Germany developed an educational program for Africans that involved elementary, secondary and vocational schools. "Instructor qualifications, curricula, textbooks, teaching materials, all met standards unmatched anywhere in tropical Africa."9 In 1924, ten years after the beginning of the First World War and six years into British rule, the visiting American Phelps-Stokes Commission reported: "In regards to schools, the Germans have accomplished marvels. Some time must elapse before education attains the standard it had reached under the Germans."9
One of the influences of this German development of education in their colony is the word "shule" (from "Schule" in German) that means school. Since Germans were the first colonialists to establish a solid educational program in East Africa, the word "shule" has been borrowed into the Swahili language, the lingua franca of East Africa.
The story of German East Africa in the First World War is essentially the history of the colony's military commander, General Paul Emil von Lettow-Vorbeck. A vibrant officer, he spent the war harrying the forces of the British Empire, tying down with his band of 3,500 Europeans and 12,000 native askaris and porters, a British/Imperial army 40,000 strong, which was at times commanded by the former Second Boer War commander Jan Smuts. One of his greatest victories was at the Battle of Tanga (3–5 November 1914), where von Lettow-Vorbeck beat a British force more than eight times the size of his own.
Lettow-Vorbeck's guerilla campaign compelled Britain to commit significant resources to a minor colonial theatre throughout the war and inflicted upwards of 10,000 casualties. Eventually weight of numbers, especially after forces coming from the Belgian Congo had attacked from the West (battle of Tabora) and dwindling supplies forced Lettow-Vorbeck to abandon the colony. He withdrew into Mozambique, then into Northern Rhodesia where he agreed to a ceasefire three days after the end of the war, on receiving news of the armistice between the warring nations (see Lettow-Vorbeck Memorial for details.)
Lettow-Vorbeck was acclaimed after the war as one of Germany's heroes, and his Schutztruppe was celebrated as the only colonial German force in the First World War not to have been defeated in open combat (although they often retreated when outnumbered). The askari colonial troops that had fought in the East African campaign were later given pension payments by the Weimar Republic and the Federal Republic of Germany (West Germany).
The German light cruiser SMS Königsberg also fought off the coast of East Africa. She was eventually scuttled in the Rufiji delta in July 1915 after running low on coal and spare parts, and was subsequently blockaded and bombarded by the British. The surviving crew stripped out the remaining ship's guns and mounted them on gun carrieages, before joining the land forces, adding considerably to their effectiveness.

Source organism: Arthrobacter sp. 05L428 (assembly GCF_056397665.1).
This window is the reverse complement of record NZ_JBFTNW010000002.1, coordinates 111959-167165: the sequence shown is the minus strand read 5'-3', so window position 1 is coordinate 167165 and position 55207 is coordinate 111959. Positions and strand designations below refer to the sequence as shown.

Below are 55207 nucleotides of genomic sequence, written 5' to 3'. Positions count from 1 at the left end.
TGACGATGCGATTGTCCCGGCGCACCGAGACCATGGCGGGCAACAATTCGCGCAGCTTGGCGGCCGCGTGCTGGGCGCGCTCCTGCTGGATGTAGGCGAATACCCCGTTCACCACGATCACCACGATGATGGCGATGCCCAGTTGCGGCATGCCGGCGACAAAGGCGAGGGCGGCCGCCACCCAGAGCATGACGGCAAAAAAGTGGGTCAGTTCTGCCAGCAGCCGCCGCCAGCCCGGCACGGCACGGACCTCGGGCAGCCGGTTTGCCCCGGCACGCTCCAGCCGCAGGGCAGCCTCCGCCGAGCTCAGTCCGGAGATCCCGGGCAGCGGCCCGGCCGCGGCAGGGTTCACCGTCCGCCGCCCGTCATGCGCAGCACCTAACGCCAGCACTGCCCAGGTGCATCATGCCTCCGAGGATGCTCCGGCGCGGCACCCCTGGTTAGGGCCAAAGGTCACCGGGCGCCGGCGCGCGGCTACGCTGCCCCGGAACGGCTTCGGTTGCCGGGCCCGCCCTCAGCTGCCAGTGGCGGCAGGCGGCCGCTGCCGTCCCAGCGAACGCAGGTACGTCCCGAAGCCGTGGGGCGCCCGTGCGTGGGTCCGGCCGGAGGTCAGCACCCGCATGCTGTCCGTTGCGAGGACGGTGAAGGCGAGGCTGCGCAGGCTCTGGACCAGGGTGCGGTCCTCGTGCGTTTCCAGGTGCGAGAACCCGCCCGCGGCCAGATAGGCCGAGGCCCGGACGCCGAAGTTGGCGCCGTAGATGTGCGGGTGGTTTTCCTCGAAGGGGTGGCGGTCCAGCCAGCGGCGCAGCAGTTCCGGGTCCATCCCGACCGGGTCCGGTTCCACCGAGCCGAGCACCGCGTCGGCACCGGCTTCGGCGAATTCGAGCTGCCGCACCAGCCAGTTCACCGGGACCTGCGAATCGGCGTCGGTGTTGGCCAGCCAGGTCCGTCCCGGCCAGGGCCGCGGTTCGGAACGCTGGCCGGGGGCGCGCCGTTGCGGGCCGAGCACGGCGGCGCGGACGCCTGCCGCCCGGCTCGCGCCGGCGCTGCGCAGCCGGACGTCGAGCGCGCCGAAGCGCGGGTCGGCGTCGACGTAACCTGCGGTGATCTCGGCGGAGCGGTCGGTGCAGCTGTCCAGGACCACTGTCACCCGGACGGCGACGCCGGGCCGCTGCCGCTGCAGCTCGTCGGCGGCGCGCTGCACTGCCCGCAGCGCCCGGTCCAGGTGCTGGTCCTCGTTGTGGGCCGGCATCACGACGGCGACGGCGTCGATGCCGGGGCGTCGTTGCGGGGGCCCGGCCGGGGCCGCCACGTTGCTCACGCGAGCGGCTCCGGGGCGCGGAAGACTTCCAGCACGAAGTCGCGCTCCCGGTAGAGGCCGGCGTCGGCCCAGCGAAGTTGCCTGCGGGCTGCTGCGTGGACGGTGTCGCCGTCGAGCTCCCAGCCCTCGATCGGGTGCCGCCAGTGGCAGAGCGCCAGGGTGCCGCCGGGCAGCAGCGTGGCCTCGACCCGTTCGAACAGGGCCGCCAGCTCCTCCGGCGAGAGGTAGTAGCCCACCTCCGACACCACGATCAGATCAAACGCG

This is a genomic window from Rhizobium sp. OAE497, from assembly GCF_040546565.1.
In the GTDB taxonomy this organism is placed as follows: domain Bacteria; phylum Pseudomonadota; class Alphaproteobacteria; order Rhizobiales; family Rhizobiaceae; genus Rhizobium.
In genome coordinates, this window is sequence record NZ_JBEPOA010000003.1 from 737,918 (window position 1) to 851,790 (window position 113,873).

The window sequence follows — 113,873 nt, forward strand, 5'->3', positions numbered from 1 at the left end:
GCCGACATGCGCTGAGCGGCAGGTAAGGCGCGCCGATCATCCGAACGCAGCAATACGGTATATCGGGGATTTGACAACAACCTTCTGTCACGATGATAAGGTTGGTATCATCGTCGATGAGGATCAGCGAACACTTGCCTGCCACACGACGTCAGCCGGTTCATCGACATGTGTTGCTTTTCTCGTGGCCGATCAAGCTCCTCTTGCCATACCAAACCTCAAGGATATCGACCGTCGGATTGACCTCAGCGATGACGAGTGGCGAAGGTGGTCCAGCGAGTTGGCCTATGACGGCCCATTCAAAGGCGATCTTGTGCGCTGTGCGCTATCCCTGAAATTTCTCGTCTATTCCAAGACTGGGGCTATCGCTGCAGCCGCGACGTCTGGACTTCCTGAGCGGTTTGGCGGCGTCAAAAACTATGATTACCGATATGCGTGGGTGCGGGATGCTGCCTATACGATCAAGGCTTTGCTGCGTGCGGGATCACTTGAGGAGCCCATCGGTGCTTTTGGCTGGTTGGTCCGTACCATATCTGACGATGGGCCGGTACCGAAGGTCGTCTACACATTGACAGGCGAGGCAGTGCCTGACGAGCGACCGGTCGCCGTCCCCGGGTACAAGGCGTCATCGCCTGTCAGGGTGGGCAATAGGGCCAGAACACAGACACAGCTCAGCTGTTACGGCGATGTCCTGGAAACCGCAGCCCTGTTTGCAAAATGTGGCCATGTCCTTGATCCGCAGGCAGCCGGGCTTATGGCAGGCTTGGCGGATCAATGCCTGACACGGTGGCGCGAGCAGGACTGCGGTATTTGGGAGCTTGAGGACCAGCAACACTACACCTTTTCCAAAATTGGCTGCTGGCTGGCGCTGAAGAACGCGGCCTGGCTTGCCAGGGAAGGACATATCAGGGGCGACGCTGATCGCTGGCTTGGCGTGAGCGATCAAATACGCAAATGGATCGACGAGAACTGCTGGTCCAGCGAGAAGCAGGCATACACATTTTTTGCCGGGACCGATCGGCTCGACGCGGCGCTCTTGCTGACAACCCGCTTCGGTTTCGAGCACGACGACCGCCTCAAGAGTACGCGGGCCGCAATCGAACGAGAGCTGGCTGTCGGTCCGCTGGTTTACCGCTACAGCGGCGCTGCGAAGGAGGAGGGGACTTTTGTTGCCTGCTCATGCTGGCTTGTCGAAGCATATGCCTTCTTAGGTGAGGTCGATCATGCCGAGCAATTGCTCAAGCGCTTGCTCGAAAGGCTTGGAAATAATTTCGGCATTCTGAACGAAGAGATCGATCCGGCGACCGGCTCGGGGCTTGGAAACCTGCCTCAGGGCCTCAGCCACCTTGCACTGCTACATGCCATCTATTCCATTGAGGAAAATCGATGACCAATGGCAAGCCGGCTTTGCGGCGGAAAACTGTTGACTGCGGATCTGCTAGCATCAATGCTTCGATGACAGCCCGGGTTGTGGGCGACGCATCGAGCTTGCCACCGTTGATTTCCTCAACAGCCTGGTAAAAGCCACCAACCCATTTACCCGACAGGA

Another and smaller campaign was conducted on the shores of southern Lake Tanganyika over 1914–15. This involved a makeshift British and Belgian flotilla, and the Reichsheer garrison at Bismarckburg (modern day Kasanga).
The Treaty of Versailles broke up the colony, giving the north-western area to Belgium as Ruanda-Urundi, the small Kionga Triangle south of the Rovuma River to Portugal to become part of Mozambique, and the remainder to Britain, which named it Tanganyika.
- Bismarckburg (Kasanga)
- Kilimandscharo (Kilimanjaro)
- Neu Gottorp (Uvinza)
- Neu Langenburg (Tukuyu)
- Weidmannsheil (Tabora)
- Wilhelmstal (Lushoto)
Askari company, c. 1914/18.
- German East African rupie
- German East Africa Company
- German Kamerun
- German Namibians
- German South-West Africa
- List of colonial heads of Tanganyika
- List of former German colonies
- Deutsch 2006.
The British were, for some time after coming into possession of a major portion of German East Africa after World War I, no better. They did not abolish slavery within the former German colony until it became, in 1922, the mandated territory of Tanganyika, in 1922.
- Originally an Arabic word for 'soldier' adopted from Osmanli, i.e. Ottoman Turkish, then applied to indigenous African troops in European colonies.
- Haupt, Deutschlands Schutzgebiete in Übersee 1884–1918, p. 32
- SS-Oberführer Julian Scherner was born here in Bagamoyo in 1895.
- Haupt, p. 30
- Haupt, p. 155
- Miller, Battle for the Bundu, p. 22
- Tanzania Mining History tanzaniagold.com, accessed: 24 July 2010
- Miller, p. 21
- Bullock, A.L.C., Germany's Colonial Demands, Oxford University Press, 1939.
- Deutsch, Jan-George (2006). Emancipation without Abolition in German East Africa, c. 1884–1914. Oxford: James Currey. ISBN 978-0-852-55986-4.
- East, John William. "The German Administration in East Africa: A Select Annotated Bibliography of the German Colonial Administration in Tanganyika, Rwanda and Burundi from 1884 to 1918." 294 leaves. Thesis submitted for the fellowship of the Library Association, London, November 1987."
- Farwell, Byron. The Great War in Africa, 1914–1918. New York: W. W. Norton & Company. 1989. ISBN 0-393-30564-3
- Hahn, Sievers. Afrika. 2nd Edition. Leipzig: Bibliographisches Institut. 1903.
- Haupt, Werner. Deutschlands Schutzgebiete in Übersee 1884–1918 (Germany’s Overseas Protectorates 1884–1918). Friedberg: Podzun-Pallas Verlag. 1984. ISBN 3-7909-0204-7
- Miller, Charles. Battle for the Bundu, The First World War in East Africa. New York: MacMillan Publishing Co., Inc. 1974. ISBN 0-02-584930-1
- Schnee, Dr. Heinrich (Deputy Governor of German Samoa and last Governor of German East Africa), German Colonization, Past and Future – The Truth about the German Colonies, George Allen & Unwin, London, 1926.
|Wikimedia Commons has media related to German East Africa.|
- The coins and bank notes of German East Africa
- Wikified article on German East Africa based on the 1911 edition of Encyclopædia Britannica
- "German East Africa". Encyclopedia Americana. 1920.
- Beach, Chandler B., ed. (1914). "German East Africa". The New Student's Reference Work. Chicago: F. E. Compton and Co.